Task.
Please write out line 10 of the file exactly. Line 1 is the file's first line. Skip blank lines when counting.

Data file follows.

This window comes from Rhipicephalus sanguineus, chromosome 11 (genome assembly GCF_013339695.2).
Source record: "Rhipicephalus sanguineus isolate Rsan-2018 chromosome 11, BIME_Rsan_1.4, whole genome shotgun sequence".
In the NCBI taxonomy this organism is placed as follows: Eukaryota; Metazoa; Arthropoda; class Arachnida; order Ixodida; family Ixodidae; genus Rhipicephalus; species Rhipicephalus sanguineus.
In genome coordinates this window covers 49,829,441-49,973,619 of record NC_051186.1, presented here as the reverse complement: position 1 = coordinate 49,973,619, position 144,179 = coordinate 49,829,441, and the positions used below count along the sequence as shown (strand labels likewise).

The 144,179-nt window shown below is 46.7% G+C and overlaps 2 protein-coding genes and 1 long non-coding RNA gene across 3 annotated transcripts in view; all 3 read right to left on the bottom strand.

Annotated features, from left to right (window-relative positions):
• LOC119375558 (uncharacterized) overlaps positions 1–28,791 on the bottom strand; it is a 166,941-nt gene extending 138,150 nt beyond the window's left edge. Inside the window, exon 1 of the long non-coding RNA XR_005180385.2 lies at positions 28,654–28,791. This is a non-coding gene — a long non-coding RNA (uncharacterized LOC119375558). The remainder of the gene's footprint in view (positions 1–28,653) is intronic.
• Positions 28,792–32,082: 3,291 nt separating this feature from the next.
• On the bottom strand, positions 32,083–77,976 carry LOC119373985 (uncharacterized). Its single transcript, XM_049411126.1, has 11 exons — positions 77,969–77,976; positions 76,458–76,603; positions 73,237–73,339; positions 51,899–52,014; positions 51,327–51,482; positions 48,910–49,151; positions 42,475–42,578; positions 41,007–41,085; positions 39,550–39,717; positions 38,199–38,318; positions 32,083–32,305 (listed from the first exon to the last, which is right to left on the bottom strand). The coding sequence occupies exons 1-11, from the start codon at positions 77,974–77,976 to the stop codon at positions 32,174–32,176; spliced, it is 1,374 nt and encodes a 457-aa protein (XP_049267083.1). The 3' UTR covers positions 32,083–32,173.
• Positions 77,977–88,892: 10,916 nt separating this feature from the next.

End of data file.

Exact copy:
• Positions 77,977–88,892: 10,916 nt separating this feature from the next.